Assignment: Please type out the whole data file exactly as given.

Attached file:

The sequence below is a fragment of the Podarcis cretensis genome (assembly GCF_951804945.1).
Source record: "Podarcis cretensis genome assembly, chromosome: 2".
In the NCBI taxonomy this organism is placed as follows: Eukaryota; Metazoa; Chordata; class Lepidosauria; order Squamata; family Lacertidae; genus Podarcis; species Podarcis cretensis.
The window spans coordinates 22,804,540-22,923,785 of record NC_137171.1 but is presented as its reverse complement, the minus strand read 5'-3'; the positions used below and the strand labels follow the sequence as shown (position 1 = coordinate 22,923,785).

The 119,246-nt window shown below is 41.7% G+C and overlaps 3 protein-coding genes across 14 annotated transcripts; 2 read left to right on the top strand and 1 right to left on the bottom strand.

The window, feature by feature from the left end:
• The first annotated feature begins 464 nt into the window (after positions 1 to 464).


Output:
The sequence below is a fragment of the Podarcis cretensis genome (assembly GCF_951804945.1).
Source record: "Podarcis cretensis genome assembly, chromosome: 2".
In the NCBI taxonomy this organism is placed as follows: Eukaryota; Metazoa; Chordata; class Lepidosauria; order Squamata; family Lacertidae; genus Podarcis; species Podarcis cretensis.
The window spans coordinates 22,804,540-22,923,785 of record NC_137171.1 but is presented as its reverse complement, the minus strand read 5'-3'; the positions used below and the strand labels follow the sequence as shown (position 1 = coordinate 22,923,785).

The 119,246-nt window shown below is 41.7% G+C and overlaps 3 protein-coding genes across 14 annotated transcripts; 2 read left to right on the top strand and 1 right to left on the bottom strand.

The window, feature by feature from the left end:
• The first annotated feature begins 464 nt into the window (after positions 1 to 464).